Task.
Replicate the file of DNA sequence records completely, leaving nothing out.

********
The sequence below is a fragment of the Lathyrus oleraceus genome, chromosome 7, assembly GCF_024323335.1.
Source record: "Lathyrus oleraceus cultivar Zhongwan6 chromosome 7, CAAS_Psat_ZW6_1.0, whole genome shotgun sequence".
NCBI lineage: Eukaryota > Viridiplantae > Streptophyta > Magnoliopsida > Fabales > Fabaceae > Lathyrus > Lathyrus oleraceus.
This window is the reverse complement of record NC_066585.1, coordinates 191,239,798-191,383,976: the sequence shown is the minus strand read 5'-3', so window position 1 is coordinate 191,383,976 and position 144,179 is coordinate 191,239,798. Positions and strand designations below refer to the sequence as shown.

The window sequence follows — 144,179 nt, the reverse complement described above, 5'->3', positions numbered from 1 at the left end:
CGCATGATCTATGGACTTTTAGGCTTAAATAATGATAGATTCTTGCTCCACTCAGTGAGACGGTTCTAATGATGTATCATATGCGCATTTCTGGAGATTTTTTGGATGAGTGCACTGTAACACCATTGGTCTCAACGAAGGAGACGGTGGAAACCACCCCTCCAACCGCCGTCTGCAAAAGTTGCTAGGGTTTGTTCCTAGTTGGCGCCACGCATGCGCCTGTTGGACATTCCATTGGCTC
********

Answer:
The sequence below is a fragment of the Lathyrus oleraceus genome, chromosome 7, assembly GCF_024323335.1.
Source record: "Lathyrus oleraceus cultivar Zhongwan6 chromosome 7, CAAS_Psat_ZW6_1.0, whole genome shotgun sequence".
NCBI lineage: Eukaryota > Viridiplantae > Streptophyta > Magnoliopsida > Fabales > Fabaceae > Lathyrus > Lathyrus oleraceus.
This window is the reverse complement of record NC_066585.1, coordinates 191,239,798-191,383,976: the sequence shown is the minus strand read 5'-3', so window position 1 is coordinate 191,383,976 and position 144,179 is coordinate 191,239,798. Positions and strand designations below refer to the sequence as shown.

The window sequence follows — 144,179 nt, the reverse complement described above, 5'->3', positions numbered from 1 at the left end:
CGCATGATCTATGGACTTTTAGGCTTAAATAATGATAGATTCTTGCTCCACTCAGTGAGACGGTTCTAATGATGTATCATATGCGCATTTCTGGAGATTTTTTGGATGAGTGCACTGTAACACCATTGGTCTCAACGAAGGAGACGGTGGAAACCACCCCTCCAACCGCCGTCTGCAAAAGTTGCTAGGGTTTGTTCCTAGTTGGCGCCACGCATGCGCCTGTTGGACATTCCATTGGCTC